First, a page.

When Ellie Kemper joined The Office in season 5, her character Erin Hannon wasn’t intended to be one of the show’s primary characters. However, Kemper won producers over with her portrayal of the cheerful, naive receptionist and Erin was heavily featured in the series’ final seasons. Her portrayal also impressed 30 Rock producers Tina Fey and Robert Carlock, who cast Kemper in the lead of their new series Unbreakable Kimmy Schmidt, a comedy about a young woman who moves to New York City after escaping a doomsday cult. Though originally slated to air on NBC, the first season of the series instead debuted on Netflix on March 6. Kemper spoke to Vulture about how she was cast in the series, what studying doomsday cults taught her about her character, and what she envies about Tina Fey.
Kemper remembers that she felt that her first meeting about the Unbreakable Kimmy Schmidt with Fey and Carlock was too good to be true. She recalls, “I met with Tina and Robert at a general meeting like a year and a half ago. And then a few months later we met again for dinner and they had the idea, and I absolutely thought they were pranking me. They said their idea for this comedy was that you’re the victim of this underground cult, you’ve been kept there for six years, and you’ve just escaped and have been released into the real world. And I didn’t know them that well, I knew their work well, but I certainly thought, This is a test, and they think I’m not smart enough to work with them. But then I realized they weren’t joking. And I read the script and I thought, Oh, yes, you are able to make a comedy from a premise like this.”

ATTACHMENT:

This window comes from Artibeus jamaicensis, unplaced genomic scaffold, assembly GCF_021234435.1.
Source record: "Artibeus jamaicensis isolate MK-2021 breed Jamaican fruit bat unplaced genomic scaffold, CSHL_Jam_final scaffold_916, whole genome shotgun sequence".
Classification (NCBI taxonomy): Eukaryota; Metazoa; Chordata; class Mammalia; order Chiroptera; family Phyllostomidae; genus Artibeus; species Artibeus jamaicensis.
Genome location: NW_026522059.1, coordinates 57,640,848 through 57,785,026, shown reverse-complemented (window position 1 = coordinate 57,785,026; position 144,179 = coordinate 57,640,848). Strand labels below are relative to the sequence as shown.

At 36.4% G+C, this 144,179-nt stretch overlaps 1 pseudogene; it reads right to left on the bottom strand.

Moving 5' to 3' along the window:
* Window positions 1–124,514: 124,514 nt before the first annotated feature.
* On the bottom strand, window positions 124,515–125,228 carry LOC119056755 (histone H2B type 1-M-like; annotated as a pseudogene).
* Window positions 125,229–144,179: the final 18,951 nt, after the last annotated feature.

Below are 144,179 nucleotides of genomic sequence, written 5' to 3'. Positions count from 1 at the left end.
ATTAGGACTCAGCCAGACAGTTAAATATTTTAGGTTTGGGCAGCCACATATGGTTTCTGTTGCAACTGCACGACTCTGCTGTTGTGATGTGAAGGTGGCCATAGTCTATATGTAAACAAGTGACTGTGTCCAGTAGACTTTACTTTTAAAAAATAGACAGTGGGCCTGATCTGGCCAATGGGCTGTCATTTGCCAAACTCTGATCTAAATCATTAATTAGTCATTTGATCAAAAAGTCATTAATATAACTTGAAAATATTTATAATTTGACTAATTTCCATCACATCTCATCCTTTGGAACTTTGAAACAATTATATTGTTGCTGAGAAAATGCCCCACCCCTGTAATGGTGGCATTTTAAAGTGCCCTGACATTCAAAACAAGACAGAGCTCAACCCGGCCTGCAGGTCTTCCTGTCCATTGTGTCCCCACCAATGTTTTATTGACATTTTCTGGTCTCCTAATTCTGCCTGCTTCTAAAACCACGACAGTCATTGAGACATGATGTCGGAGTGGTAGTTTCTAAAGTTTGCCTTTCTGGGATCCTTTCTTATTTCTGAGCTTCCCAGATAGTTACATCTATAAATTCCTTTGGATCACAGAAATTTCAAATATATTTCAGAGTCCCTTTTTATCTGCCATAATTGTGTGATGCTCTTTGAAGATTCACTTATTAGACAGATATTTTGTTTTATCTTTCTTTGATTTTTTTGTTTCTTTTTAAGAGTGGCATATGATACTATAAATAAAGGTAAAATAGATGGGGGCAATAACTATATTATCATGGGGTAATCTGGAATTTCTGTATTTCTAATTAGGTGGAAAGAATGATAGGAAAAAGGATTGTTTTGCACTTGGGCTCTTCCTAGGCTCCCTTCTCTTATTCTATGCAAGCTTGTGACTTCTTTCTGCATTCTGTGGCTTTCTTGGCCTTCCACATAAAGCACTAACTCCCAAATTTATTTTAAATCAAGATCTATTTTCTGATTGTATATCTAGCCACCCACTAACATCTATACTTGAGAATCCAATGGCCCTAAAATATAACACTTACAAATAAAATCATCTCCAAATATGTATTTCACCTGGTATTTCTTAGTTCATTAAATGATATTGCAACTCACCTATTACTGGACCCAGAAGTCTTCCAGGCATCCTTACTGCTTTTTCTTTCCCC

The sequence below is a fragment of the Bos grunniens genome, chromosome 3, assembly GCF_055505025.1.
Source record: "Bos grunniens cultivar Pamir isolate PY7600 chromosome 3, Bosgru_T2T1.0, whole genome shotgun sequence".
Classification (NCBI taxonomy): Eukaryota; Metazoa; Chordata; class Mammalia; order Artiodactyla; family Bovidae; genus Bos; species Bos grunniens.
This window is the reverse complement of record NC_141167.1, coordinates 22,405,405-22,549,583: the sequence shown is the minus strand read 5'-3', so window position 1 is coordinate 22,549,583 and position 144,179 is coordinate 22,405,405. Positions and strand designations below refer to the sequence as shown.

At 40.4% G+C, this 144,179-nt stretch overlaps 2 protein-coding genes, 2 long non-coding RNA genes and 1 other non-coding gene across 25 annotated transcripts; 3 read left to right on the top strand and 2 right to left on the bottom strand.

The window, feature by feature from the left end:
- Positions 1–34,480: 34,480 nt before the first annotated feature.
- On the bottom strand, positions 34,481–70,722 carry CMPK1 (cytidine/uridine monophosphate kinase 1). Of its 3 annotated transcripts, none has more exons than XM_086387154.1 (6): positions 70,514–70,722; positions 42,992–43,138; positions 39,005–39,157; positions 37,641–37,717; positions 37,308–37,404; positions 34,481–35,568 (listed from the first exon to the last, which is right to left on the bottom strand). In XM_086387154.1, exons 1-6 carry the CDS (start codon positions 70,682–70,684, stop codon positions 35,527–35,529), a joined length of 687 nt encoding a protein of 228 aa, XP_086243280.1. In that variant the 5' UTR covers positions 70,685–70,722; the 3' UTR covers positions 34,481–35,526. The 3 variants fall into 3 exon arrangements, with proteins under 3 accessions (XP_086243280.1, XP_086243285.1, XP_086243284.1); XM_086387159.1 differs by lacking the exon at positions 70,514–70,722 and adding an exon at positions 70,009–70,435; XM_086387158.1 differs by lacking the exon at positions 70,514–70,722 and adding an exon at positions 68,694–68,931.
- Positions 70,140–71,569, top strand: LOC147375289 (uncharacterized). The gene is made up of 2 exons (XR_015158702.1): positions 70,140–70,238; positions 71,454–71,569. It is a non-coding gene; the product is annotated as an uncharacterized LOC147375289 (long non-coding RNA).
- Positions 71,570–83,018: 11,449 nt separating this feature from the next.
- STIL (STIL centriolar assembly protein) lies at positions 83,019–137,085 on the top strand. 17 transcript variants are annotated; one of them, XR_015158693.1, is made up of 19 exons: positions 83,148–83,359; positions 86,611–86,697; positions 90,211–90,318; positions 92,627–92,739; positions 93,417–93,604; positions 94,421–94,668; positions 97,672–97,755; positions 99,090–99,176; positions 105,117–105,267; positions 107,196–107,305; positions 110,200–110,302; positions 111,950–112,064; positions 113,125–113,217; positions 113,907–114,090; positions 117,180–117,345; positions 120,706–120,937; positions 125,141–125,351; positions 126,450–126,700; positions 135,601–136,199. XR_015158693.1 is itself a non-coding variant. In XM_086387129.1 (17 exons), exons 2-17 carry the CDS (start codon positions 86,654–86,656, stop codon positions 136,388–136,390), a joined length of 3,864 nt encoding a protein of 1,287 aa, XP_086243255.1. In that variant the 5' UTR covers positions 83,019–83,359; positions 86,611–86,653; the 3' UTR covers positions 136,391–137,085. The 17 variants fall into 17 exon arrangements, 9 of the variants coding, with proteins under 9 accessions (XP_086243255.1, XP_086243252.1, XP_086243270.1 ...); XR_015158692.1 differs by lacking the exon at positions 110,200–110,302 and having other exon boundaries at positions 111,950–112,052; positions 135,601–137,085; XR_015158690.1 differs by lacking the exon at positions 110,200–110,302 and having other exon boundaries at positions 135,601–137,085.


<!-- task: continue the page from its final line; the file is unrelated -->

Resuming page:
When asked if she actually did research into women who are in cults like the one her character was in, Kemper says that she did and found it helpful. She explains, “It is a different thing from what we’re doing. But I read a lot about the women in Ohio, and that horrible situation, and in terms of the survivors of cults, I do think there’s a theme of, when they get out, it’s a feeling of optimism that’s very real. The women emerging from those situations aren’t defeated, and what carries them through ordeals like that is an inner toughness and a refusal to give in to despair, and that’s a quality [Kimmy] has for sure.”
As for Fey, Kemper admits that she doesn’t understand how the actress/writer/producer manages to get so much done with her time. She points out, “I know she only has 24 hours in her day. And I know I only have 24 hours in my day, but she seems to accomplish so much more in that amount of time. But yes, somehow she was always there.“